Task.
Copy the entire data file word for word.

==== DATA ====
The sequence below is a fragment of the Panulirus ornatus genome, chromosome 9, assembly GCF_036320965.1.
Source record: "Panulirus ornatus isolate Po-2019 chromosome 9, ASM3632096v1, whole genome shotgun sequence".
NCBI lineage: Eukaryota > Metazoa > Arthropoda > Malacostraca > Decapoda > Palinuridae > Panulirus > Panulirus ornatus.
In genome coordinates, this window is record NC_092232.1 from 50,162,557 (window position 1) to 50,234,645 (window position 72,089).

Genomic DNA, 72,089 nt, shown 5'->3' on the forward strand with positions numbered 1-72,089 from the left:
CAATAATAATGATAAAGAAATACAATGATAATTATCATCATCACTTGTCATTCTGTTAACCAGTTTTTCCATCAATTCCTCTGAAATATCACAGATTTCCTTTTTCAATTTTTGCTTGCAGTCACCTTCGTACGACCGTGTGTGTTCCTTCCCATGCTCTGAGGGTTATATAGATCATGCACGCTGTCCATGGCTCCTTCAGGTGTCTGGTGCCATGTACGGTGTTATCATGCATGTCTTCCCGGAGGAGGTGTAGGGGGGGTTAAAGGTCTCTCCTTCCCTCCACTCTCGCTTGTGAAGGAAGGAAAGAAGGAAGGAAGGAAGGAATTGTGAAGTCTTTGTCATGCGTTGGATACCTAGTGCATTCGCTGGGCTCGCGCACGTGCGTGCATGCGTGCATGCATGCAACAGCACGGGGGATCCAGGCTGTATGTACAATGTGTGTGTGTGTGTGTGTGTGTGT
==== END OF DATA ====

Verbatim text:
The sequence below is a fragment of the Panulirus ornatus genome, chromosome 9, assembly GCF_036320965.1.
Source record: "Panulirus ornatus isolate Po-2019 chromosome 9, ASM3632096v1, whole genome shotgun sequence".
NCBI lineage: Eukaryota > Metazoa > Arthropoda > Malacostraca > Decapoda > Palinuridae > Panulirus > Panulirus ornatus.
In genome coordinates, this window is record NC_092232.1 from 50,162,557 (window position 1) to 50,234,645 (window position 72,089).

Genomic DNA, 72,089 nt, shown 5'->3' on the forward strand with positions numbered 1-72,089 from the left:
CAATAATAATGATAAAGAAATACAATGATAATTATCATCATCACTTGTCATTCTGTTAACCAGTTTTTCCATCAATTCCTCTGAAATATCACAGATTTCCTTTTTCAATTTTTGCTTGCAGTCACCTTCGTACGACCGTGTGTGTTCCTTCCCATGCTCTGAGGGTTATATAGATCATGCACGCTGTCCATGGCTCCTTCAGGTGTCTGGTGCCATGTACGGTGTTATCATGCATGTCTTCCCGGAGGAGGTGTAGGGGGGGTTAAAGGTCTCTCCTTCCCTCCACTCTCGCTTGTGAAGGAAGGAAAGAAGGAAGGAAGGAAGGAATTGTGAAGTCTTTGTCATGCGTTGGATACCTAGTGCATTCGCTGGGCTCGCGCACGTGCGTGCATGCGTGCATGCATGCAACAGCACGGGGGATCCAGGCTGTATGTACAATGTGTGTGTGTGTGTGTGTGTGTGT